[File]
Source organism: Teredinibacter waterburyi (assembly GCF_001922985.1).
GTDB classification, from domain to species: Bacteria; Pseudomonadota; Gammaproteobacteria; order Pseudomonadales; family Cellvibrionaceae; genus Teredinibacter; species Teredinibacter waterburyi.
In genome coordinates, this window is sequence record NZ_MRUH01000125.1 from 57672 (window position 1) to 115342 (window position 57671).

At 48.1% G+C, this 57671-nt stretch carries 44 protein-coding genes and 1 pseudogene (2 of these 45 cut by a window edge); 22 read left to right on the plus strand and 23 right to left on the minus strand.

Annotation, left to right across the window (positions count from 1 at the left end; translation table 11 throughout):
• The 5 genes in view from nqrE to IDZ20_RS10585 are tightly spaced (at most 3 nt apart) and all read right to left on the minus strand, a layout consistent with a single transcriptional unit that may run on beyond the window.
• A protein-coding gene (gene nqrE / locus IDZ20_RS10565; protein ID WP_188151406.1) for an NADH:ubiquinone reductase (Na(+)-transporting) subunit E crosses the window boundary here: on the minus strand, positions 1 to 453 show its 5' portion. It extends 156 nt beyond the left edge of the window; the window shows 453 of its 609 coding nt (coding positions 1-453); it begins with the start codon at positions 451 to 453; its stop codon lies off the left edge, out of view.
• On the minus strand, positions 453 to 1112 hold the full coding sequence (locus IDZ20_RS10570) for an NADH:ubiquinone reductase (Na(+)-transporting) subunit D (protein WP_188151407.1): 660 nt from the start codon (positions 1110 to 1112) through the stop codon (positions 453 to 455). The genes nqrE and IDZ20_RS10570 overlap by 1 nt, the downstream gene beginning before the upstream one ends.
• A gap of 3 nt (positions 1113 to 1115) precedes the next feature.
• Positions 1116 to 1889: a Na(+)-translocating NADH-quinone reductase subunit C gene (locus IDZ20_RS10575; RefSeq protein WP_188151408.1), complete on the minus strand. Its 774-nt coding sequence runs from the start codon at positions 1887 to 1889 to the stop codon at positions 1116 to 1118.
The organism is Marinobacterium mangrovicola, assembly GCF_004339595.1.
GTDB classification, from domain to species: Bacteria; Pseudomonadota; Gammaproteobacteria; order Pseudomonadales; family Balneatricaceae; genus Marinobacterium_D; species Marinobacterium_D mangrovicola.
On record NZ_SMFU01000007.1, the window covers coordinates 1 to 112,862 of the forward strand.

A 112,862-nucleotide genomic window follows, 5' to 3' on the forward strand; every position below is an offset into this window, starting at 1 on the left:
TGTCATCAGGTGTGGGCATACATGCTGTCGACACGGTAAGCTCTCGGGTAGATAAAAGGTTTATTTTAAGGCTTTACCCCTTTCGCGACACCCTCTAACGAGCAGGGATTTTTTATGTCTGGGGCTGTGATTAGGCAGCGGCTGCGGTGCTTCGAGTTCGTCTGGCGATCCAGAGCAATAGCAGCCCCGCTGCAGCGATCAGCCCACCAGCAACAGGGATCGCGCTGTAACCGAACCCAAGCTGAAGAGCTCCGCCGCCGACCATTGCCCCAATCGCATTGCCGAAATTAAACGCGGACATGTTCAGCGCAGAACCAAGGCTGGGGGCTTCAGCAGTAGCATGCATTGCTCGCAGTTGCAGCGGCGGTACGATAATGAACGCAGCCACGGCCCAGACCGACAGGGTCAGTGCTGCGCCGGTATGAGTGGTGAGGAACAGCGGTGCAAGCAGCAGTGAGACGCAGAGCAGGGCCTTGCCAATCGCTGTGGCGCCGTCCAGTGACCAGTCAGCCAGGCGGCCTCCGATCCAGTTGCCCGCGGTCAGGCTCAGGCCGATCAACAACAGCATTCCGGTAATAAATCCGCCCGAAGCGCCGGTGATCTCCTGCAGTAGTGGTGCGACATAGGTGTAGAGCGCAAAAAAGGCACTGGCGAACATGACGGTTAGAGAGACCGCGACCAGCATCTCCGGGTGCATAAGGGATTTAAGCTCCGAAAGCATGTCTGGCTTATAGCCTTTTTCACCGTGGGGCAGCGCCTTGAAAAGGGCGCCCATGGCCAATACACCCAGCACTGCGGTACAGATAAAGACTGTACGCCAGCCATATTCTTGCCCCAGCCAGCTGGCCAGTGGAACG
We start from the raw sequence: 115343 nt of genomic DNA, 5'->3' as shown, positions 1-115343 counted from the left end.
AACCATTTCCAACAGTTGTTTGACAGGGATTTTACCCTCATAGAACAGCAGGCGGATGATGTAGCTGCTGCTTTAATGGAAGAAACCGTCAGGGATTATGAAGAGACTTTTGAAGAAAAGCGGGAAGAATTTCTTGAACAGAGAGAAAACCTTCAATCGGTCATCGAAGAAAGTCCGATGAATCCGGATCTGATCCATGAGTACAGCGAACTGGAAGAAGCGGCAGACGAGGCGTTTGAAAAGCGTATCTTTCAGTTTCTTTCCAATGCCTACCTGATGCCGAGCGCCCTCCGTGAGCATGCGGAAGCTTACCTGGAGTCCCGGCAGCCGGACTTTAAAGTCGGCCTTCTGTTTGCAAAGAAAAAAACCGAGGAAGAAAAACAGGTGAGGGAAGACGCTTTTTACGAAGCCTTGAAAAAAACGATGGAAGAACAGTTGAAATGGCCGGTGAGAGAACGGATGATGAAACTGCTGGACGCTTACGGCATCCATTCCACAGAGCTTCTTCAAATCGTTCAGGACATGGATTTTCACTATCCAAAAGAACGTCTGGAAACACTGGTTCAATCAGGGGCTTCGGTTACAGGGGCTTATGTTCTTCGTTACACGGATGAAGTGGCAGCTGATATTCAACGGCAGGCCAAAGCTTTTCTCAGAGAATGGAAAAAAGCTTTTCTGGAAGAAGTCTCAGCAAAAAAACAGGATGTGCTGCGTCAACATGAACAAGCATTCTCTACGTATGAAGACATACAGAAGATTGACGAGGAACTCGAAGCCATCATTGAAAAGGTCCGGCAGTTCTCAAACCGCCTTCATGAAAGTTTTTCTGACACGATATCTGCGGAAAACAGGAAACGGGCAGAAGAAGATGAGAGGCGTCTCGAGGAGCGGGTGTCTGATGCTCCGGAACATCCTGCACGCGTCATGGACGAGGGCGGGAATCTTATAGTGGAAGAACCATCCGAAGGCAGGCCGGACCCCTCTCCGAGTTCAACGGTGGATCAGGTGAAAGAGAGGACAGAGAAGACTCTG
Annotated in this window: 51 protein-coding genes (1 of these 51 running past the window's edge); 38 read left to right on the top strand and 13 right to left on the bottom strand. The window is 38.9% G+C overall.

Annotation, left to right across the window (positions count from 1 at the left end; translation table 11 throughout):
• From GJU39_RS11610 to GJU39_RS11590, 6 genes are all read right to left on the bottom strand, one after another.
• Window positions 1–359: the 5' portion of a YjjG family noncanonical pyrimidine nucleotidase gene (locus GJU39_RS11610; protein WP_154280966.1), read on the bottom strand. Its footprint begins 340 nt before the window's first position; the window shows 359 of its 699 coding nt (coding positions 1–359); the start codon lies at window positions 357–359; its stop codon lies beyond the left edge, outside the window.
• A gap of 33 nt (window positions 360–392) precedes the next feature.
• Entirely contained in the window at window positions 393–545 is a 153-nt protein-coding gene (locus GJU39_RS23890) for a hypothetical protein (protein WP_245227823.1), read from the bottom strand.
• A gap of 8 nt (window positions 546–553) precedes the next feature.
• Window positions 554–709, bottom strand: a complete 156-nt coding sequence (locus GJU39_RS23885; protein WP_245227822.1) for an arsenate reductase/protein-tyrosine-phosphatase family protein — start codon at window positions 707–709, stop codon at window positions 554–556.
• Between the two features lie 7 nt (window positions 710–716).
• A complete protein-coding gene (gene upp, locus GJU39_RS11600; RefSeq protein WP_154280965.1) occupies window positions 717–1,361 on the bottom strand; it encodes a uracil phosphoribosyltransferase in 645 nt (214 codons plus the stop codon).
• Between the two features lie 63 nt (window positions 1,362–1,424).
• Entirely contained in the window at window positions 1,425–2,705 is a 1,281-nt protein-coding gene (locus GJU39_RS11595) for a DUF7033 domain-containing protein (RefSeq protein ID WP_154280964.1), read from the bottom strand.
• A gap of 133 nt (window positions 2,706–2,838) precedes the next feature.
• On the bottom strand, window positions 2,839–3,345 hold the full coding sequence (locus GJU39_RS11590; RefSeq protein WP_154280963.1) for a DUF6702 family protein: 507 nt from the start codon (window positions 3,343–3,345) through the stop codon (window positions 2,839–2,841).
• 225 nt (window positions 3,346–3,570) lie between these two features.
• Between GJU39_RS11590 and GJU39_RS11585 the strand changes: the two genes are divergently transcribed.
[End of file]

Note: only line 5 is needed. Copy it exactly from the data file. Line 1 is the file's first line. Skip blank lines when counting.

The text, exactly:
Annotation, left to right across the window (positions count from 1 at the left end; translation table 11 throughout):